The long-awaited second anime from cult director Satoshi Kon, “Chiyoko: Millennium Actress” is a boldly conceived set of playful variations on Japanese film genres and the transparency of celebrity and memory that, like his previous psycho-horror riff, “Perfect Blue,” contains some brilliant invention between duller stretches. Outside Asia, film is particularly suited to ancillary where, if loaded with explanatory extras, it could appeal to buffs.
Working again with scriptwriter Sadayuki Murai, but this time from his own original story, Kon once more shows that his contribution to Japanimation lies in ideas rather than toon technique. “Chiyoko” is conventionally animated, and its characters are basic archetypes. It’s the central concept that holds the attention.
Zooming in from outer space, prologue settles on a female astronaut about to take off despite warnings of impending disaster. Without further explanation, pic then moves to present-day Tokyo, where the legendary Ginei Studios is being demolished after 70 years. One of its most famous actresses was Chiyoko Fujiwara, and a reporter goes to interview the reclusive former star at her rural hideaway.
As the aged Chiyoko tells her story, the movie switches to B&W and moves to a muted, period color (almost like two-strip Technicolor). Imperceptibly, the reporter and his assistant find themselves players in Chiyoko’s own story, starting in the ’20s, when she meets a wounded fugitive who becomes the idealized love of her life. On the run from the police, the man flees to join his comrades in Manchuria, leaving the young, impressionable Chiyoko with a key to remember him.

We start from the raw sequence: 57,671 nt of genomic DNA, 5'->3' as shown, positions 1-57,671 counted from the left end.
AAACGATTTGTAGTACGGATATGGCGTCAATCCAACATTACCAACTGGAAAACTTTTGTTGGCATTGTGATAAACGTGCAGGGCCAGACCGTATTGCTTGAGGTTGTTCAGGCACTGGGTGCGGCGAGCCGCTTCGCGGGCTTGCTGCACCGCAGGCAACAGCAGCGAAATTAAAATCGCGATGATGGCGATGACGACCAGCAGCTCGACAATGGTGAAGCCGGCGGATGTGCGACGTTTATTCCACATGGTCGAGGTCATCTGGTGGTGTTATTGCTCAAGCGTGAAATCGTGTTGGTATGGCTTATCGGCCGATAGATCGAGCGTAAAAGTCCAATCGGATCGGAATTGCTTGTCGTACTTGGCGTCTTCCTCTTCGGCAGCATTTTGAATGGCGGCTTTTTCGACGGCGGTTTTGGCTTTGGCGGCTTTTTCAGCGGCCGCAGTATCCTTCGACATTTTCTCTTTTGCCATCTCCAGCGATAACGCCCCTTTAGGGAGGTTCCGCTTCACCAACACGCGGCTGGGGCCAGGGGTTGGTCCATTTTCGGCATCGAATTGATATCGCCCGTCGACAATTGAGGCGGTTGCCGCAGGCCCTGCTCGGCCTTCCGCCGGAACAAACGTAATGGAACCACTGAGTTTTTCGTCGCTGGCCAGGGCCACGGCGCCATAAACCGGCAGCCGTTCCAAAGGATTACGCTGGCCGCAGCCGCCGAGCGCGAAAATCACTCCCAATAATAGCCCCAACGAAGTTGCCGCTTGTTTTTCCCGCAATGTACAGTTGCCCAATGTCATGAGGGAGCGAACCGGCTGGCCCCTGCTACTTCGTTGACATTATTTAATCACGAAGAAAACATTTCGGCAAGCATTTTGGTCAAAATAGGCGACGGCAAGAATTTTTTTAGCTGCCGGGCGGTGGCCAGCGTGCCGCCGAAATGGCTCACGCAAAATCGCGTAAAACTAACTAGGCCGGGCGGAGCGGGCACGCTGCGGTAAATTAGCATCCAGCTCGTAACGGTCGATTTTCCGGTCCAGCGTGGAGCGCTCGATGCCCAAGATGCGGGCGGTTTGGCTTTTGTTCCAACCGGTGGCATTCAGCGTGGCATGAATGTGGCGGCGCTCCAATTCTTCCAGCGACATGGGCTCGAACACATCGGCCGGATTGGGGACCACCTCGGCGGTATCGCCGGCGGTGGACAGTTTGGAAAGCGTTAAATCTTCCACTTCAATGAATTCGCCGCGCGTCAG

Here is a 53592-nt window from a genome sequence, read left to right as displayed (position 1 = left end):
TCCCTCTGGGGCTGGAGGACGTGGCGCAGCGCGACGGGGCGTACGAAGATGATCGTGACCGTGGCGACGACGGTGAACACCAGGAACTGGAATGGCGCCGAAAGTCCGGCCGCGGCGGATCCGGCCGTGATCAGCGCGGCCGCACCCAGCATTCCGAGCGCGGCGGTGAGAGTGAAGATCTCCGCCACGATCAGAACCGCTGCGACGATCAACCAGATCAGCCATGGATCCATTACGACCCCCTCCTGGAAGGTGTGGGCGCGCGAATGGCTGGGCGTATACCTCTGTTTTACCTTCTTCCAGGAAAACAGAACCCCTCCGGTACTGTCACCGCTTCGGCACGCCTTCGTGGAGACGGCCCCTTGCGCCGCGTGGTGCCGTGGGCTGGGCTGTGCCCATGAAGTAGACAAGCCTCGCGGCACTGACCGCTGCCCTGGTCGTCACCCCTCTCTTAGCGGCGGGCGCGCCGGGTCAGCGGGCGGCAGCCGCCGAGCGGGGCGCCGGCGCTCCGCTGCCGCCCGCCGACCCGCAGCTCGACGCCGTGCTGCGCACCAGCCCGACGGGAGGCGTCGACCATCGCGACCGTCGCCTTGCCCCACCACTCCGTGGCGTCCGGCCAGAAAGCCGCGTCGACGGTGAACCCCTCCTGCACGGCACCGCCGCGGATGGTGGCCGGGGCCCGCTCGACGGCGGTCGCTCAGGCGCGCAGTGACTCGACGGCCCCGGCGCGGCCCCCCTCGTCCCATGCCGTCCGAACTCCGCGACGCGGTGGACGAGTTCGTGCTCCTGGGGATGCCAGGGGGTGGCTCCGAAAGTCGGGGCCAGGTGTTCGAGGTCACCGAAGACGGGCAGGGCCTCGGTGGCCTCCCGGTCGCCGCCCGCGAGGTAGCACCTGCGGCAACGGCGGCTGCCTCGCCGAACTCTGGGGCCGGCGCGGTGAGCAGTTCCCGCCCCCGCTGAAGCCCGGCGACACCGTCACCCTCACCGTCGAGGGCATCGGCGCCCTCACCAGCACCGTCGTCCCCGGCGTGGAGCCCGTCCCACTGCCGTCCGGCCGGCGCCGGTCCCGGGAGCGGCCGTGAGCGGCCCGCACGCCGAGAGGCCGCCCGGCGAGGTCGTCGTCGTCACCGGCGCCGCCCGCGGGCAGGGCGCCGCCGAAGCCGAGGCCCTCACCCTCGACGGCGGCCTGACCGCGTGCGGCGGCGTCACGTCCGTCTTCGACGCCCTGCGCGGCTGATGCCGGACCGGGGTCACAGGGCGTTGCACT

Chiyoko’s life and career become one long search for the mysterious stranger: After becoming an actress, she accepts one pic simply because it involves a trip to Manchuria, and in a costume actioner she plays a female warrior searching for “her lord.” Always at her side, in the restaged memories, are the two journalists, playing a variety of roles depending on the genre being gently spoofed.
Pic’s first hour is a roller-coaster ride that plays with memory and genre conventions. Thereafter, as Chiyoko’s story enters the post-WWII era, it adopts brighter, ’50s colors and loses some of its inventiveness, as if Kon and Murai really don’t know how to tie up the threads in any meaningful way.
Film’s opening scene is revealed as a sequence from Chiyoko’s final movie, a late ’60s space epic, and though the final chapter in her lifelong search has a certain poignancy, it’s a rather forced capper to such an epic love story.